This past year I made numerous changes to my workflows and the tools I use to get my work done. And those tools are ones I love talking about. Thus, I needed to put this together.
Folks are quite passionate about the software they use to access their email. I fell in that camp for a while but anymore I just don't get it. I think that stems from my intent to touch emails only once, keep my inbox as empty as possible, and use a single archive folder for all emails I want to keep.
When the Omni Group implemented the new automation methods in OmniFocus for iOS, I was both excited and worried. I had over 30 actions in Drafts that send text to OmniFocus using background emails as an action method. Switching all of those to use URLs was going to take some time.
One habit that Evernote taught me was that of creating databases, collections of text and pictures that revolve around a specific topic or item. I'm yet to export my Evernote data into my alternative storage system but I have solved my most glaring issue: searching and viewing these databases on iOS.
I've got a bonus for you this week: my Alfred theme. I've tweaked the look of Alfred quite a bit over the few years I've been using it. I wanted something simple and unobtrusive, but I also wanted it to be compact and cram a lot of data into a small space. If that sounds appealing, give it a try.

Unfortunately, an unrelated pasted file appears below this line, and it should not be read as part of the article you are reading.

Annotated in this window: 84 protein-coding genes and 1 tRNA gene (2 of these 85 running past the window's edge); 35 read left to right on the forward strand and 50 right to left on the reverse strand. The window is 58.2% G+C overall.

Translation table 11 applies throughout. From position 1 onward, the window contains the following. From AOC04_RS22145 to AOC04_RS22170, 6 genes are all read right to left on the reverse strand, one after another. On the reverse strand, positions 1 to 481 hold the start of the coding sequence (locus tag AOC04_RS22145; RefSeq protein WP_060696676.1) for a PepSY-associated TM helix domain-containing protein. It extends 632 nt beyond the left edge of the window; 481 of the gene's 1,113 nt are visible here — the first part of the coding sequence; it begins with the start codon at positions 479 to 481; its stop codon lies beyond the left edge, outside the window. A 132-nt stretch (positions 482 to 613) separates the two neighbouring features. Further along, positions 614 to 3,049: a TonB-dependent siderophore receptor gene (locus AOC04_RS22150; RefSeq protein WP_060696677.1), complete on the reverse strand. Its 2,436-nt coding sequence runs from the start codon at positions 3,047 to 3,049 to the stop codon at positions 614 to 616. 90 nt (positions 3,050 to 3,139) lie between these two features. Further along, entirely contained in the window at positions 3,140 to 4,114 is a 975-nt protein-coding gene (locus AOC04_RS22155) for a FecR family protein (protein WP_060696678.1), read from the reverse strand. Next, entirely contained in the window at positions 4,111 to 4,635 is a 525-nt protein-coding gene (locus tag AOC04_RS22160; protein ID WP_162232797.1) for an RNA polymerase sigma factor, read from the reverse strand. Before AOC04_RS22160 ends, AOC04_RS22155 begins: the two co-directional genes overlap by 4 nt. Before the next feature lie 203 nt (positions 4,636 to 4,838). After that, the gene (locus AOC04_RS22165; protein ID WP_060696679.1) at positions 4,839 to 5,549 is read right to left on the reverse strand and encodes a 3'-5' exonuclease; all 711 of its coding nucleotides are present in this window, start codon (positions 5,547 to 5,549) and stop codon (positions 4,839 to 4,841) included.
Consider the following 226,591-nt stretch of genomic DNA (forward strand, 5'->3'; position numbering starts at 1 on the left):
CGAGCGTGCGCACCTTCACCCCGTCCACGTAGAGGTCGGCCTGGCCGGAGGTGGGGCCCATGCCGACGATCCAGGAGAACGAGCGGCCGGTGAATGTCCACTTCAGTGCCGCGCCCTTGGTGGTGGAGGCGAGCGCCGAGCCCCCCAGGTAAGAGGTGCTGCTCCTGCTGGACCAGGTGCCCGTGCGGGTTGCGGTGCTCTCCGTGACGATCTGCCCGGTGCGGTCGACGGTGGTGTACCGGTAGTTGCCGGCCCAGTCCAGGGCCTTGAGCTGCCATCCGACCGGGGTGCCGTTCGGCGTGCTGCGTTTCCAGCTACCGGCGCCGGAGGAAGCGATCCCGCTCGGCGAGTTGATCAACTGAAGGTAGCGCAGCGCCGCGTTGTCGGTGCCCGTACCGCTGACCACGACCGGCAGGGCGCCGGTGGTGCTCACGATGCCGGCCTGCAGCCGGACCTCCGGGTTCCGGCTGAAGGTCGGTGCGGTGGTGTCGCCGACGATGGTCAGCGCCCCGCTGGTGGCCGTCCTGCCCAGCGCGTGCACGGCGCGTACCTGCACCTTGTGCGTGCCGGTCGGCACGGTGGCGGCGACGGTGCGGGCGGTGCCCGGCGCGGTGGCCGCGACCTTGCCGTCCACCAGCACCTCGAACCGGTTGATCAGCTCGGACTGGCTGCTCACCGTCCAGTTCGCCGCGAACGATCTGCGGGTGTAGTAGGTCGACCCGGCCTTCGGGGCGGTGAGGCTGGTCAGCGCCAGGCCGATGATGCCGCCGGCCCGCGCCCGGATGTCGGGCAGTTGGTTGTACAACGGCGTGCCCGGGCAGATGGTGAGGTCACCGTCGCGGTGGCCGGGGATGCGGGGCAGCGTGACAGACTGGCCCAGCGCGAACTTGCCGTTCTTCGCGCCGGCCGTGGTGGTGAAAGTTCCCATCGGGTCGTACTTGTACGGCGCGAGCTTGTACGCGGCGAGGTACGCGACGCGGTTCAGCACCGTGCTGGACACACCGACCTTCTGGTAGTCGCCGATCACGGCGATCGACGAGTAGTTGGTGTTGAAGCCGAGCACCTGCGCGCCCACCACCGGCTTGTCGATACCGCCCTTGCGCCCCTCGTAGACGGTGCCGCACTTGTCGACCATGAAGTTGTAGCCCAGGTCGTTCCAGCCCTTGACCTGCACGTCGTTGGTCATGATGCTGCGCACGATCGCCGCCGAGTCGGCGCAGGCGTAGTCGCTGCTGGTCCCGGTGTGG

Last week, I mentioned I had purchased a new MacBook Pro. Instead of the migration process, I set it up as a new machine. That means I had to decide which apps needed to be installed first. Simple, right? Well, not so much.
I had just introduced myself to the executive leading the meeting. He handed me his business card and I quickly snapped a picture of it with my phone. A few seconds later his phone dinged. He glanced at his phone, then looked at me in shock.
Do you ever find yourself typing the same thing over and over again? Stuff like an email address, the date, a URL, or even a template of some kind? If so, a text expansion app might be just what you need.
OmniFocus is a powerful tool designed to follow David Allen’s Getting Things Done. I go into the details of GTD here but the simple version is that it’s a method of getting things out of your mind and into a trusted organizational system. The main purpose is to free up your mind to have ideas, not hold them.